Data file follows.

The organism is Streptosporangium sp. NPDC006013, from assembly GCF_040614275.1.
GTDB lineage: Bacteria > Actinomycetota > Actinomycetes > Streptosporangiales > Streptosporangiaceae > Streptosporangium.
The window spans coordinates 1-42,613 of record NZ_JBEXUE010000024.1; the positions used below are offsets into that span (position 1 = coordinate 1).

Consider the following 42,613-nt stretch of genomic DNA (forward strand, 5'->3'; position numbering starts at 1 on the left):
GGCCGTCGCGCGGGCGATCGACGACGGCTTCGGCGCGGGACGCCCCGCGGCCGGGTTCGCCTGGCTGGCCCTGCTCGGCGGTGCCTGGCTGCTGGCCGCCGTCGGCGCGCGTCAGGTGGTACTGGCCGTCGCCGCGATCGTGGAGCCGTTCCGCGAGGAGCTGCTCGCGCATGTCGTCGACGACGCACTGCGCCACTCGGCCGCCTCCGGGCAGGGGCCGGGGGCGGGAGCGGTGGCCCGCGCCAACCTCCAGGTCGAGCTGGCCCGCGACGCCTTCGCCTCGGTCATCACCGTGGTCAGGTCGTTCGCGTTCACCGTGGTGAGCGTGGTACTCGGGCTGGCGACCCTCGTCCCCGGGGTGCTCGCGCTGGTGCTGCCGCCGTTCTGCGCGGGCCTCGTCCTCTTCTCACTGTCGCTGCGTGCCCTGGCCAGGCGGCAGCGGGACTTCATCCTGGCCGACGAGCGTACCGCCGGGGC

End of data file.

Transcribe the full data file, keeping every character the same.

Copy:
The organism is Streptosporangium sp. NPDC006013, from assembly GCF_040614275.1.
GTDB lineage: Bacteria > Actinomycetota > Actinomycetes > Streptosporangiales > Streptosporangiaceae > Streptosporangium.
The window spans coordinates 1-42,613 of record NZ_JBEXUE010000024.1; the positions used below are offsets into that span (position 1 = coordinate 1).

Consider the following 42,613-nt stretch of genomic DNA (forward strand, 5'->3'; position numbering starts at 1 on the left):
GGCCGTCGCGCGGGCGATCGACGACGGCTTCGGCGCGGGACGCCCCGCGGCCGGGTTCGCCTGGCTGGCCCTGCTCGGCGGTGCCTGGCTGCTGGCCGCCGTCGGCGCGCGTCAGGTGGTACTGGCCGTCGCCGCGATCGTGGAGCCGTTCCGCGAGGAGCTGCTCGCGCATGTCGTCGACGACGCACTGCGCCACTCGGCCGCCTCCGGGCAGGGGCCGGGGGCGGGAGCGGTGGCCCGCGCCAACCTCCAGGTCGAGCTGGCCCGCGACGCCTTCGCCTCGGTCATCACCGTGGTCAGGTCGTTCGCGTTCACCGTGGTGAGCGTGGTACTCGGGCTGGCGACCCTCGTCCCCGGGGTGCTCGCGCTGGTGCTGCCGCCGTTCTGCGCGGGCCTCGTCCTCTTCTCACTGTCGCTGCGTGCCCTGGCCAGGCGGCAGCGGGACTTCATCCTGGCCGACGAGCGTACCGCCGGGGC